With that, we fetched our clubs and played Mid Pines, my first full 18 holes on a championship golf course. To this day, though nearby Pinehurst No. 2 rightfully calls itself the Home of American Golf and is every bit Ross’s masterpiece, Mid Pines still holds a special place in my heart, second only to Greensboro, the birthplace of my love affair with golf.

For the record, it took many years (and my mother finally spilling the beans) for me to learn that the unexpected meeting with Julius Boros was a prearranged deal, an artful teaching moment designed by my father to have maximum impact on his hardheaded son.

I never tossed a club or buried a putter in anger again.

At least, not with Opti the Mystic — or, worse, Aubrey Apple — anywhere in view.

The first time I heard the phrase “bucket list” was in the fall of 1999, almost a decade before it gained popular currency from the 2007 Morgan Freeman film of the same name. It came from the lips of my friend and mentor John Derr, the former head of CBS Sports who was instrumental in bringing the Masters to television and who broadcasted the action from Augusta for decades.

We were dining with the great Carolina amateur Harvie Ward at the homey Pine Crest Inn in Pinehurst. I was making one of my occasional passes through my boyhood stomping grounds, ostensibly to sign copies of Final Rounds — a surprise bestseller that evolved from that final golf trip to Britain with my dying father — and to give a speech at the Art of Golf convention put on by the Tufts Archives and the Old Sport Gallery in Pinehurst at Pine Needles Resort. The other reason I was there was to interview Harvie Ward for my monthly Golf Life column in Golf magazine.

Long before Tiger Woods captured three U.S. Amateur titles, Harvie Ward won two National Amateurs in a row and likely would have secured a record third had he not been singled out and sanctioned by the USGA for accepting outside financial support to play in the Masters, a scandal that sent perhaps the most promising amateur player of his time into a long tailspin of booze and failed marriages and nearly drove him from the game. Marriage to the right woman and a return to Pinehurst, where his amateur career began with an upset victory over the volatile Frank Stranahan at the 1948 North and South Amateur, was, as he’d told me just that morning, “like finding my way ·home. It was the cure I needed.”

Now sober and teaching some of the state’s most promising young players at Pine Needles Resort, Harvie was regarded by many — myself among them — as the greatest player who never was, the man whose painful fall from grace heralded the end of the golden age of amateurs and sent a flood of young, collegiate talents into the professional ranks, lest they suffer a similar fate. This included Harvie’s greatest college rival, a fellow named Arnold Daniel Palmer.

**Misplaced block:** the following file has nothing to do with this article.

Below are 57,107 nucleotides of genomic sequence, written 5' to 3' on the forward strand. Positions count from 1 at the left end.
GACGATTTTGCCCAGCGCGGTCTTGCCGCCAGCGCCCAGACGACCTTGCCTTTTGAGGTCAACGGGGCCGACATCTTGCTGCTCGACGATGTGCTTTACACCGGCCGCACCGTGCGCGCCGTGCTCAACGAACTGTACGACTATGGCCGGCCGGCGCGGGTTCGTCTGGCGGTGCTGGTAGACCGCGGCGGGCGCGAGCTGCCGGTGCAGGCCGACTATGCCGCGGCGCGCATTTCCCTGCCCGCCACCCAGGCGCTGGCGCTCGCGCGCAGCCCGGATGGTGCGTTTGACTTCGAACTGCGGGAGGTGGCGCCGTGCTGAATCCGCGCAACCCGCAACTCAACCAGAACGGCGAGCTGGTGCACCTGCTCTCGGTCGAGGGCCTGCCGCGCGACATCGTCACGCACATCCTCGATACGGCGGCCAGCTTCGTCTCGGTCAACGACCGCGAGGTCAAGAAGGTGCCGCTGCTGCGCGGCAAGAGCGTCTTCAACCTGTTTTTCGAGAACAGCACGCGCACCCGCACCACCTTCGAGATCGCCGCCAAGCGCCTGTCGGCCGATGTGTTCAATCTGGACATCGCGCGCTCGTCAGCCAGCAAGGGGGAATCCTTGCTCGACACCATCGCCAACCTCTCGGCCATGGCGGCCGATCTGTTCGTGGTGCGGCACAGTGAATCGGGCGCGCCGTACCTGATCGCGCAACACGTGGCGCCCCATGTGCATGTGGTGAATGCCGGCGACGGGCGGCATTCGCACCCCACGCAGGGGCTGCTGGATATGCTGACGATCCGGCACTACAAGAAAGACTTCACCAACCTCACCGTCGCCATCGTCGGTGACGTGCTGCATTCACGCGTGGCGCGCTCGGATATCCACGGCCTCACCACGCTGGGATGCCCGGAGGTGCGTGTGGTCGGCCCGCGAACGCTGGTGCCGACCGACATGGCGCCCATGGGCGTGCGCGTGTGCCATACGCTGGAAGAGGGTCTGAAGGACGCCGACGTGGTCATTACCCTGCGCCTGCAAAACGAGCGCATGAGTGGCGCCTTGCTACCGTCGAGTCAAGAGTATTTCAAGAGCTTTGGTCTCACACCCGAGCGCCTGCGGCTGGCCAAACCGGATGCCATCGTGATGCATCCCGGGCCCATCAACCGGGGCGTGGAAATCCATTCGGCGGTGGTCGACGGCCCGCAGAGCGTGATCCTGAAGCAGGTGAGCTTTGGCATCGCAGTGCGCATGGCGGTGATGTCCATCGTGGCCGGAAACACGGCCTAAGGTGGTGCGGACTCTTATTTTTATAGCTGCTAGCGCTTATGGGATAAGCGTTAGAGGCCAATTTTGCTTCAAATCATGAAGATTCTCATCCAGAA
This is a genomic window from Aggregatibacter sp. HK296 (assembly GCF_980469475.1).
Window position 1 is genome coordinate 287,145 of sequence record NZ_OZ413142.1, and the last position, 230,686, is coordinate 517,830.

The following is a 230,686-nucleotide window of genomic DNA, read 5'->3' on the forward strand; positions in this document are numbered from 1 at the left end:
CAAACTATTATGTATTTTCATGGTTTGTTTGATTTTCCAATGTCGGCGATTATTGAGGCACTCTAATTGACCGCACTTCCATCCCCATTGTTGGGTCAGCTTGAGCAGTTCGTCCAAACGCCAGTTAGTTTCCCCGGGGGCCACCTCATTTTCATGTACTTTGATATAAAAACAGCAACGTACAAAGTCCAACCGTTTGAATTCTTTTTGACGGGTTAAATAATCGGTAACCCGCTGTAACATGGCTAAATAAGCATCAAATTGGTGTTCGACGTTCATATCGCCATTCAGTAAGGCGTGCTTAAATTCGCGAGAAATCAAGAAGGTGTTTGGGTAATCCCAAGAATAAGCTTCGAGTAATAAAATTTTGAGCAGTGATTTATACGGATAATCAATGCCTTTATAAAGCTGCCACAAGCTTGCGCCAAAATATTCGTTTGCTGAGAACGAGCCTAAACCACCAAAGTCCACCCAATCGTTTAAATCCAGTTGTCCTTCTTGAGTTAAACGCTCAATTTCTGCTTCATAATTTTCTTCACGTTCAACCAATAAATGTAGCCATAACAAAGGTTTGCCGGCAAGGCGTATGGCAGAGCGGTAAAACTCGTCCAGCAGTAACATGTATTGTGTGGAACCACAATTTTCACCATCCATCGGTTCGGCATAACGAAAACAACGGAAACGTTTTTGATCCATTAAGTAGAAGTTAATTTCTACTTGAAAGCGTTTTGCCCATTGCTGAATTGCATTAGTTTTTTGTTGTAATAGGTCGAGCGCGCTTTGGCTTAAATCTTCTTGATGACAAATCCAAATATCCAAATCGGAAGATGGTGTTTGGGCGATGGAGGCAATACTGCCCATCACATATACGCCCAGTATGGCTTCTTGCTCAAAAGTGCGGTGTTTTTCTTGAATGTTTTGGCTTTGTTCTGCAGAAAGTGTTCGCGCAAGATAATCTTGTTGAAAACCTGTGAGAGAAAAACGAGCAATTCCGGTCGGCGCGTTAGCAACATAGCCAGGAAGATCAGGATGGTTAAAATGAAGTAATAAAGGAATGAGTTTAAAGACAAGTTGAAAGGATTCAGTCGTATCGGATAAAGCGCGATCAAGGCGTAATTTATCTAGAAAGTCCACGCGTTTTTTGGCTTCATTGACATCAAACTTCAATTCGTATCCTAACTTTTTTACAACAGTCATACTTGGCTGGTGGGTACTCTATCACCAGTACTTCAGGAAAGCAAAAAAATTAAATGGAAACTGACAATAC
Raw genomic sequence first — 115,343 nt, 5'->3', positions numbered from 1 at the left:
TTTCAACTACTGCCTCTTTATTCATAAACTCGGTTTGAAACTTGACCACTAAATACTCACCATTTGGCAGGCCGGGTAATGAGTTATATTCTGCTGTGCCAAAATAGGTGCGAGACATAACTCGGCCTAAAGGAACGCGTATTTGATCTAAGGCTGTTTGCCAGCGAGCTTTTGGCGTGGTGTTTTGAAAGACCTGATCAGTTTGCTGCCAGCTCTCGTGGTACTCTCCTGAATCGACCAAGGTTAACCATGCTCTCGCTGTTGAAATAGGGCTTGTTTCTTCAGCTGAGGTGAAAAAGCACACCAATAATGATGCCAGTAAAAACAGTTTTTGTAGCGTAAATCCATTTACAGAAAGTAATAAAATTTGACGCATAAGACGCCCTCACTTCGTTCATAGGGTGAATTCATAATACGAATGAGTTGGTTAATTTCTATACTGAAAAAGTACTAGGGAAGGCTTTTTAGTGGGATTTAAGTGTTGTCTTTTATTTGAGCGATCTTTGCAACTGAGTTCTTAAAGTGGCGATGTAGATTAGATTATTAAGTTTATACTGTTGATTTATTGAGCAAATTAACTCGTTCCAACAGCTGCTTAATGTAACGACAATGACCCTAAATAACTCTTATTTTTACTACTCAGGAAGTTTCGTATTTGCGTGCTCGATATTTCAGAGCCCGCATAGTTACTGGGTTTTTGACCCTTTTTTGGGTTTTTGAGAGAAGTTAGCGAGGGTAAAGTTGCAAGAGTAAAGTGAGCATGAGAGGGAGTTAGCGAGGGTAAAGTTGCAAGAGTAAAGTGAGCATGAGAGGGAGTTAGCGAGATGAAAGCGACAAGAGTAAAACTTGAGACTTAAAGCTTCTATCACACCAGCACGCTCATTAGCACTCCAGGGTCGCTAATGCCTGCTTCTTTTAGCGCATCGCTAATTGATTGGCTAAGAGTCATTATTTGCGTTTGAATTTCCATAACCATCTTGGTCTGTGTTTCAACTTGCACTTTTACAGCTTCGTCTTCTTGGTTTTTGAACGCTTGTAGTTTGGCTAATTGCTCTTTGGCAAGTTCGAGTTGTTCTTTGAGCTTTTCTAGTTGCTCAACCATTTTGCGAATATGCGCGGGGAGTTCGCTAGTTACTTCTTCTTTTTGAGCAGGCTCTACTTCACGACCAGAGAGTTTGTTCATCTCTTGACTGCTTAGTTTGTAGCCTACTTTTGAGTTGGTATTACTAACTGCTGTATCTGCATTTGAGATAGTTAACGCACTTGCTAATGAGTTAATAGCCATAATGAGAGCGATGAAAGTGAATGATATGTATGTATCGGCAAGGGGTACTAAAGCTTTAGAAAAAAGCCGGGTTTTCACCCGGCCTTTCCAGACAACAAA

On the heels of cowriting Arnold’s A Golfer’s Life, I’d been approached by the heirs of Ben Hogan to write an authorized biography of golf’s most elusive superstar. In every conceivable way, dark and introverted Ben Hogan was as different as could be from sunny and smiling Arnold Palmer. Yet both men unmistakably fueled my early love affair with golf. And on the plus side of the equation, Hogan’s heirs promised complete access to his personal papers, closest friends, and surviving family members, all of whom up till then had kept up a code of silence equivalent to a mafia omerta.

For additional insight on this opportunity, I’d come to Pinehurst from my longtime home in Maine to seek the counsel of the ageless John Derr, then 80 years old, a newsman who’d been a close friend to both Sam Snead and Ben Hogan. Derr had accompanied the ailing Hogan on every step of his historic fortnight at Carnoustie in 1953, for instance, which was the Hawk’s final triumph before disappearing from public view to start his golf equipment company. Derr, I’d been reliably informed by his friend Sam Snead, was a walking encyclopedia on the postwar era of American golf.

Also dining with us that night was Tom Stewart, a former head professional at several leading clubs, Michigan PGA section chief, and a cheerful Scots-Irishman who owned the Old Sport Gallery in the heart of Pinehurst Village. In time I would come to think of Tom’s shop as the golf world’s version of Dickens’s Old Curiosity Shop, and of genial Tom Stewart as the de facto Lord Mayor of Pinehurst. That very morning, as if to illustrate the point, he’d put another beguiling idea into my head by proposing that after I completed my Hogan project, Harvie and I should collaborate on a book about his rags-to-riches-to-rags golf career and call it The Last Amateur. I’d even gone so far as to broach the idea to Harvie and his wife, Joanne, that afternoon, and both thought it was indeed time for Harvie to finally tell his side of the biggest scandal of golf’s modern era.

“If you’re going to write books about Hogan and Harvie,” Tom said that evening at the Pine Crest, after learning that I hailed from just 70 miles up the road in Greensboro, “you ought to think of actually moving home to the Sandhills.”